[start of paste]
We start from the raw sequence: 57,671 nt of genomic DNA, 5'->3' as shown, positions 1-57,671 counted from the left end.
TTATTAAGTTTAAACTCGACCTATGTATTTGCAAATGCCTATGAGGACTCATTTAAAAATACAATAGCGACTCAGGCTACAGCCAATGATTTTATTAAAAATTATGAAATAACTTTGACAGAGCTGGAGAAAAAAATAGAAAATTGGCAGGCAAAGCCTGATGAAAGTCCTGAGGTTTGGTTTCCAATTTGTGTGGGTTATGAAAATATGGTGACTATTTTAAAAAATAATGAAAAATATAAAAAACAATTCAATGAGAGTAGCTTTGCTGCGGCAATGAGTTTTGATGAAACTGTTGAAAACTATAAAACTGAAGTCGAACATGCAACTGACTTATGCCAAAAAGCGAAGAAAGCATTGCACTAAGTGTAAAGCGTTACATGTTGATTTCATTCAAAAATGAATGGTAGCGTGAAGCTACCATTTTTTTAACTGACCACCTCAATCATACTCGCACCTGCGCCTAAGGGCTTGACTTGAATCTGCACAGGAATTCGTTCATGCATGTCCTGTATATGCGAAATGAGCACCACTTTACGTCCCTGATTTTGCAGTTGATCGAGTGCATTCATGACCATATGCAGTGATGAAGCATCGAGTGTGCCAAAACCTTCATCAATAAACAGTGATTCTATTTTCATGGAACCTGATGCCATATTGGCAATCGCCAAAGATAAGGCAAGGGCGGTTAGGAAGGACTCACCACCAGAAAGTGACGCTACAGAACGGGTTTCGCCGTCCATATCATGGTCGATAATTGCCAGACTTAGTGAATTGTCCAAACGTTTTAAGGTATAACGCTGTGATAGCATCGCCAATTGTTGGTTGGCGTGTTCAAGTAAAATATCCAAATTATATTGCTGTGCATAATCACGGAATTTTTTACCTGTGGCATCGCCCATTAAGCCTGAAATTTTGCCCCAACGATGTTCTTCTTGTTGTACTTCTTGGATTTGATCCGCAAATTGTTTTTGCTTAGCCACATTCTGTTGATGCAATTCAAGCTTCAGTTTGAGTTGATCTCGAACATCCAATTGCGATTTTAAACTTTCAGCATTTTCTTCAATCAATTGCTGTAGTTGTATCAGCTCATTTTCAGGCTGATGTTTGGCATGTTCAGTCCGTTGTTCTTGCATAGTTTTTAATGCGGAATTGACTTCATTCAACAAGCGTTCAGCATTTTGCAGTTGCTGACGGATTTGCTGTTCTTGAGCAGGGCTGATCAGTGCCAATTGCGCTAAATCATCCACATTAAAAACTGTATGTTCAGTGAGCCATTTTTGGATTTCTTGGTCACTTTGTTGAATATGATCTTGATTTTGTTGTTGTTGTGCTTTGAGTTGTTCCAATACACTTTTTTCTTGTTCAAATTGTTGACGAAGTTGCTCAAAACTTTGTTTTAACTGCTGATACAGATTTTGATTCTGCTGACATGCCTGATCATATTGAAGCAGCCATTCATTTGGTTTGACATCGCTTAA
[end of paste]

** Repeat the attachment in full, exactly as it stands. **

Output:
We start from the raw sequence: 57,671 nt of genomic DNA, 5'->3' as shown, positions 1-57,671 counted from the left end.
TTATTAAGTTTAAACTCGACCTATGTATTTGCAAATGCCTATGAGGACTCATTTAAAAATACAATAGCGACTCAGGCTACAGCCAATGATTTTATTAAAAATTATGAAATAACTTTGACAGAGCTGGAGAAAAAAATAGAAAATTGGCAGGCAAAGCCTGATGAAAGTCCTGAGGTTTGGTTTCCAATTTGTGTGGGTTATGAAAATATGGTGACTATTTTAAAAAATAATGAAAAATATAAAAAACAATTCAATGAGAGTAGCTTTGCTGCGGCAATGAGTTTTGATGAAACTGTTGAAAACTATAAAACTGAAGTCGAACATGCAACTGACTTATGCCAAAAAGCGAAGAAAGCATTGCACTAAGTGTAAAGCGTTACATGTTGATTTCATTCAAAAATGAATGGTAGCGTGAAGCTACCATTTTTTTAACTGACCACCTCAATCATACTCGCACCTGCGCCTAAGGGCTTGACTTGAATCTGCACAGGAATTCGTTCATGCATGTCCTGTATATGCGAAATGAGCACCACTTTACGTCCCTGATTTTGCAGTTGATCGAGTGCATTCATGACCATATGCAGTGATGAAGCATCGAGTGTGCCAAAACCTTCATCAATAAACAGTGATTCTATTTTCATGGAACCTGATGCCATATTGGCAATCGCCAAAGATAAGGCAAGGGCGGTTAGGAAGGACTCACCACCAGAAAGTGACGCTACAGAACGGGTTTCGCCGTCCATATCATGGTCGATAATTGCCAGACTTAGTGAATTGTCCAAACGTTTTAAGGTATAACGCTGTGATAGCATCGCCAATTGTTGGTTGGCGTGTTCAAGTAAAATATCCAAATTATATTGCTGTGCATAATCACGGAATTTTTTACCTGTGGCATCGCCCATTAAGCCTGAAATTTTGCCCCAACGATGTTCTTCTTGTTGTACTTCTTGGATTTGATCCGCAAATTGTTTTTGCTTAGCCACATTCTGTTGATGCAATTCAAGCTTCAGTTTGAGTTGATCTCGAACATCCAATTGCGATTTTAAACTTTCAGCATTTTCTTCAATCAATTGCTGTAGTTGTATCAGCTCATTTTCAGGCTGATGTTTGGCATGTTCAGTCCGTTGTTCTTGCATAGTTTTTAATGCGGAATTGACTTCATTCAACAAGCGTTCAGCATTTTGCAGTTGCTGACGGATTTGCTGTTCTTGAGCAGGGCTGATCAGTGCCAATTGCGCTAAATCATCCACATTAAAAACTGTATGTTCAGTGAGCCATTTTTGGATTTCTTGGTCACTTTGTTGAATATGATCTTGATTTTGTTGTTGTTGTGCTTTGAGTTGTTCCAATACACTTTTTTCTTGTTCAAATTGTTGACGAAGTTGCTCAAAACTTTGTTTTAACTGCTGATACAGATTTTGATTCTGCTGACATGCCTGATCATATTGAAGCAGCCATTCATTTGGTTTGACATCGCTTAA